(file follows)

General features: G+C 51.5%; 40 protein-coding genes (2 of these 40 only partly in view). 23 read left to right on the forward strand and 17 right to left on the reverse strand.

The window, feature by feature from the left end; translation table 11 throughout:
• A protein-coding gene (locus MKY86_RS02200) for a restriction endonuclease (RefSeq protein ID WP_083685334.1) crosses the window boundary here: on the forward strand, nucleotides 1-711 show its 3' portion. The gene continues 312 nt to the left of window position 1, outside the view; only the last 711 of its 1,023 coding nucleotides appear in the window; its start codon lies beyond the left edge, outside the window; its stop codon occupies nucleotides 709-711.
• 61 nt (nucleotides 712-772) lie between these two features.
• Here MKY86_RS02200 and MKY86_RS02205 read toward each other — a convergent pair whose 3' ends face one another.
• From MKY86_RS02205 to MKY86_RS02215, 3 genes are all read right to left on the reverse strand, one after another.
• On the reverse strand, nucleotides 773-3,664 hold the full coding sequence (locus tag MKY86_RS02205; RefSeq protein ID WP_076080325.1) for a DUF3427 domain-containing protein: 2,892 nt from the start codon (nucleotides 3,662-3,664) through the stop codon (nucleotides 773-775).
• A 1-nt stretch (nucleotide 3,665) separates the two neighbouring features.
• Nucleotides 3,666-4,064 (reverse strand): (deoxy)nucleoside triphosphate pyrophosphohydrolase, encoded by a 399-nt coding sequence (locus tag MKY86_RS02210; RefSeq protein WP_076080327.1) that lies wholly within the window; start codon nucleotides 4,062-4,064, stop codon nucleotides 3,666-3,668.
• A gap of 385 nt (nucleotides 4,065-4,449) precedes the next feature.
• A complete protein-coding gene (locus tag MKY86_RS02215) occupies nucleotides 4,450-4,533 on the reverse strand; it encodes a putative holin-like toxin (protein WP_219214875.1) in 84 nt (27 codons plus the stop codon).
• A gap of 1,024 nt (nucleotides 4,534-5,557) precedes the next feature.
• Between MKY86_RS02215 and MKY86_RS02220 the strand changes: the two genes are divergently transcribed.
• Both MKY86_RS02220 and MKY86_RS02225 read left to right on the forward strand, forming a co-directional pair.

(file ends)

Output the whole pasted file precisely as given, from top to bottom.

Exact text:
General features: G+C 51.5%; 40 protein-coding genes (2 of these 40 only partly in view). 23 read left to right on the forward strand and 17 right to left on the reverse strand.

The window, feature by feature from the left end; translation table 11 throughout:
• A protein-coding gene (locus MKY86_RS02200) for a restriction endonuclease (RefSeq protein ID WP_083685334.1) crosses the window boundary here: on the forward strand, nucleotides 1-711 show its 3' portion. The gene continues 312 nt to the left of window position 1, outside the view; only the last 711 of its 1,023 coding nucleotides appear in the window; its start codon lies beyond the left edge, outside the window; its stop codon occupies nucleotides 709-711.
• 61 nt (nucleotides 712-772) lie between these two features.
• Here MKY86_RS02200 and MKY86_RS02205 read toward each other — a convergent pair whose 3' ends face one another.
• From MKY86_RS02205 to MKY86_RS02215, 3 genes are all read right to left on the reverse strand, one after another.
• On the reverse strand, nucleotides 773-3,664 hold the full coding sequence (locus tag MKY86_RS02205; RefSeq protein ID WP_076080325.1) for a DUF3427 domain-containing protein: 2,892 nt from the start codon (nucleotides 3,662-3,664) through the stop codon (nucleotides 773-775).
• A 1-nt stretch (nucleotide 3,665) separates the two neighbouring features.
• Nucleotides 3,666-4,064 (reverse strand): (deoxy)nucleoside triphosphate pyrophosphohydrolase, encoded by a 399-nt coding sequence (locus tag MKY86_RS02210; RefSeq protein WP_076080327.1) that lies wholly within the window; start codon nucleotides 4,062-4,064, stop codon nucleotides 3,666-3,668.
• A gap of 385 nt (nucleotides 4,065-4,449) precedes the next feature.
• A complete protein-coding gene (locus tag MKY86_RS02215) occupies nucleotides 4,450-4,533 on the reverse strand; it encodes a putative holin-like toxin (protein WP_219214875.1) in 84 nt (27 codons plus the stop codon).
• A gap of 1,024 nt (nucleotides 4,534-5,557) precedes the next feature.
• Between MKY86_RS02215 and MKY86_RS02220 the strand changes: the two genes are divergently transcribed.
• Both MKY86_RS02220 and MKY86_RS02225 read left to right on the forward strand, forming a co-directional pair.